Unsurprisingly, muscle nitrogen concentrations (which reflect the degree to which the proteins conducive to muscle growth are retained by the body) are also consistently higher in those who consume adequate protein. Our nitrogen balance determines the degree to which our muscles recover and grow from tortuous workouts. The rule for hard-training bodybuilders has traditionally been one gram of protein per pound of bodyweight per day, an amount that can be difficult to achieve on whole foods alone. Nitrogen balance must be positive at all times to ensure consistent growth. Add to this the fact that the protein needs of tissues other than muscle must be accounted for and that bodybuilders, pre-contest, typically require more protein due to a lowered caloric intake, and it is best to err on the side of more protein than less. Thus, many bodybuilders have reported greater results from 1.5 to two grams of protein per pound of bodyweight. This has certainly been the case for me. And supplementation has allowed me to do just that.

Though muscle glycogen remains the primary fuel source for ball-busting workouts, a surplus of amino acids also equates to more energy for those extra reps. BCAA supplementation is well known for boosting muscle growth. However, taken intra-workout these key aminos also provide energy by sparing muscle glycogen. Post-workout testosterone reduction can also be countered via an intra-workout infusion of BCAAs. Increased testosterone combined with glycogen sparing effect of BCAAs allows the lifter to train harder and heavier. As well as dosing with extra BCAAs, a solid pre-workout product consisting of caffeine, glycerol, beta-alanine, arginine (and other superior performance ingredients) has become a training mandatory for serious bodybuilders. A potent pre-workout not only enables fat to be burned for energy but also stimulates and invigorates the mind. The end result is a greater willingness to attack the weights and more energy to train to full capacity.

With BCAAs, a reliable pre-workout and the ATP producing benefits of creatine I personally discovered an extra level of intensity to power through the toughest of workouts. No longer was I dragging my heels and wishing for the final rep. In fact, my combined arsenal of supplements had me doing more and lifting heavier than ever before. Something that has never before happened pre-contest.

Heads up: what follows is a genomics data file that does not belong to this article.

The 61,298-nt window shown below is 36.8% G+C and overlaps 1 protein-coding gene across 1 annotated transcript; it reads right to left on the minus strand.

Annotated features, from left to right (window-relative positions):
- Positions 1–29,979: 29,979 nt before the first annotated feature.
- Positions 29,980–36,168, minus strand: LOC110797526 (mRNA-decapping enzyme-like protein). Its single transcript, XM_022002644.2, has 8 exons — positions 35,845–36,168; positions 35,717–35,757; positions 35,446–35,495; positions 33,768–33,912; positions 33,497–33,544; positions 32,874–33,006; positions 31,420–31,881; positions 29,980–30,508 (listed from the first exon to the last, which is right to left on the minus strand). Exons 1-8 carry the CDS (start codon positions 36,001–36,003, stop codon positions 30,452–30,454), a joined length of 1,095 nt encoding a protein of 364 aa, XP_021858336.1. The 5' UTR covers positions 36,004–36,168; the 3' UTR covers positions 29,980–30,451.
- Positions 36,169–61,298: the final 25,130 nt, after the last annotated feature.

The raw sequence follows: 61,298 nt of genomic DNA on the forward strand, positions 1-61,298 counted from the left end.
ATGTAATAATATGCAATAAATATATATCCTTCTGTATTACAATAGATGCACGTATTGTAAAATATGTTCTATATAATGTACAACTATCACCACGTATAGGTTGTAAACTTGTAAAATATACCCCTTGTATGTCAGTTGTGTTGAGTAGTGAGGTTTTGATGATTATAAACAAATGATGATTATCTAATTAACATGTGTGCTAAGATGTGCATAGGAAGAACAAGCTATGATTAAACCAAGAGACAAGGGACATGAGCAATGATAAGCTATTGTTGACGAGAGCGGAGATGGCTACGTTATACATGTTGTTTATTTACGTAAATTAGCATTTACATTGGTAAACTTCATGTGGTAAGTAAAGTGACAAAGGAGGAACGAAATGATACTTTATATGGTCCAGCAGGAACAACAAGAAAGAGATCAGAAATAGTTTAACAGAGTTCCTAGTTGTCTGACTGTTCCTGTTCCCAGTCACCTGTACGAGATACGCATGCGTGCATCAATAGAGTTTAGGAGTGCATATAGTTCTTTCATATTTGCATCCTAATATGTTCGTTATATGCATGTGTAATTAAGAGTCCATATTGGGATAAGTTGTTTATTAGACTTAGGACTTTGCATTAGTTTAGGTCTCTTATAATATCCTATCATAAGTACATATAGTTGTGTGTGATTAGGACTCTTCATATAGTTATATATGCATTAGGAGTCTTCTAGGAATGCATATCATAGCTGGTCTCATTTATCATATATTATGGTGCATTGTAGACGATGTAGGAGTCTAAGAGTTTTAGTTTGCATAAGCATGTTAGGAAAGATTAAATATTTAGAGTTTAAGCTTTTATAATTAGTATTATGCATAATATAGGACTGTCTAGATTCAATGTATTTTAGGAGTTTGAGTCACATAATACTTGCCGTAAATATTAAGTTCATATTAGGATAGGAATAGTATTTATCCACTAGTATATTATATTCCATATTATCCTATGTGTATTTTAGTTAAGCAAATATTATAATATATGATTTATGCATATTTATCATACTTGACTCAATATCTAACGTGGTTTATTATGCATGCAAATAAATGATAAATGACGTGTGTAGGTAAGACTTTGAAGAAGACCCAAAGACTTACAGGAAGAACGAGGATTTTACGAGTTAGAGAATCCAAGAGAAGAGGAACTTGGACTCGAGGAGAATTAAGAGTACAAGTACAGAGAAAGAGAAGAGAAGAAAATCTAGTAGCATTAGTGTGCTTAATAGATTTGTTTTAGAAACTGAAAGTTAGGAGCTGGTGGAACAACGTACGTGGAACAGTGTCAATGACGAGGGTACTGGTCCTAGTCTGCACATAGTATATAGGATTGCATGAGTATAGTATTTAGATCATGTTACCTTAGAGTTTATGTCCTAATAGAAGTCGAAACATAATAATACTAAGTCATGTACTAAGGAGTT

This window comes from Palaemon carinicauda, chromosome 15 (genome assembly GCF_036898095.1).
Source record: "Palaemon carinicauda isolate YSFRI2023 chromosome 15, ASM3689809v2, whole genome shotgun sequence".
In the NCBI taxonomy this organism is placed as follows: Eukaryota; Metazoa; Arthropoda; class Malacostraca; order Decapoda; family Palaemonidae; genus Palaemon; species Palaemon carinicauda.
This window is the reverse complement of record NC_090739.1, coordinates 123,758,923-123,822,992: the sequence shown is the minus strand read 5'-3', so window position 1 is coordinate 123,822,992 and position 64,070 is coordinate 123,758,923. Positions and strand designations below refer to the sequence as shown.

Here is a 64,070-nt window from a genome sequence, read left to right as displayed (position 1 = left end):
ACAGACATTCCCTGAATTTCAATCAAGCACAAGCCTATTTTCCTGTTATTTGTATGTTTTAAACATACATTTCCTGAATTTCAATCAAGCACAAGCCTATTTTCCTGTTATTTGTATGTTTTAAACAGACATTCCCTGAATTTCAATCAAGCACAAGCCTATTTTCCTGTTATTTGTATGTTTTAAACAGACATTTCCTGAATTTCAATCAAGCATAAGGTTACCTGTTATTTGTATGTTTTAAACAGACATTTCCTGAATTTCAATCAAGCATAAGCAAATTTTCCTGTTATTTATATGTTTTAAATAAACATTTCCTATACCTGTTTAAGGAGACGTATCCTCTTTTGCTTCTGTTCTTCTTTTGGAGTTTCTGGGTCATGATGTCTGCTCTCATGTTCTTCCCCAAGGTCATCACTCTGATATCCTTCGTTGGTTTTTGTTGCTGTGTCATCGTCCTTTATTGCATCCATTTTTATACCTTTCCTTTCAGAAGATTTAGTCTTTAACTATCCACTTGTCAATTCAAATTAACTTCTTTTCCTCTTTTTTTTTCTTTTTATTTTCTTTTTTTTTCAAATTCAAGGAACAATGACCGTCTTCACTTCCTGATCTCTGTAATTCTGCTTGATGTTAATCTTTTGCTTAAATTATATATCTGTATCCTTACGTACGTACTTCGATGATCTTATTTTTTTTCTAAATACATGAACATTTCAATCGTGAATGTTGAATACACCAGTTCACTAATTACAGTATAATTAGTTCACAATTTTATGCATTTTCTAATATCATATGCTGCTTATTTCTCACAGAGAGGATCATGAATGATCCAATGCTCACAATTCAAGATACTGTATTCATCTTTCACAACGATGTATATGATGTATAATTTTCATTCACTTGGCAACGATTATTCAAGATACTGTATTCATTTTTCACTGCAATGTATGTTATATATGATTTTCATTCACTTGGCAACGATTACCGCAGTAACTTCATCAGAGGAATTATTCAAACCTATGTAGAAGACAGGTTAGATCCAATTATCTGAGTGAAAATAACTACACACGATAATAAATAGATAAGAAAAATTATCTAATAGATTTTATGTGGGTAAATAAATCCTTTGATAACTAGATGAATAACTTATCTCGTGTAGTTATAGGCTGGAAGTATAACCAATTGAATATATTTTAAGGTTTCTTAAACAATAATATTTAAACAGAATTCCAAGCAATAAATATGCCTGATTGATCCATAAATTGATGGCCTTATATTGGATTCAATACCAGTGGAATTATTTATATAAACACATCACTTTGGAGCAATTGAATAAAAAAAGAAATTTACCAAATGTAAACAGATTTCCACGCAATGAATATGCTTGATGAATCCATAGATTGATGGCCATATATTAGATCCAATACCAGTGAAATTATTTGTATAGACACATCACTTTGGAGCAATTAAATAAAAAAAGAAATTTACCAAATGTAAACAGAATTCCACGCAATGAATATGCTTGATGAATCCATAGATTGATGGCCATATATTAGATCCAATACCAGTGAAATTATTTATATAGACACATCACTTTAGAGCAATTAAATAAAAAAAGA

Reason 3: GET LEANER
Aside from the aforementioned fat-burning effect of a good pre-workout product is the long-term metabolic rate increases attributable to the greater nutritional balance a good supplement plan can offer. Supplements – in particular, the micronutrients and whey proteins – encourage energy production within the body. While the micros help convert whole foods into usable energy to keep the metabolic rate firing on all cylinders and banish free radicals to enhance immune function, whey, though rapidly absorbed, requires a substantial amount of energy to process. Indeed, by increasing protein levels, greater metabolic demands are created. This promotes a leaner appearance. Whey protein also has a profound effect on satiety-related hormones such as cholecystokinin. Cholecystokinin has been shown to slow gastric emptying and suppress energy intake. Indeed, the appetite suppressant effect of whey discourages the pre-contest bodybuilder from partaking in the wrong foods and thusly attracting the judges’ attention for all the wrong reasons.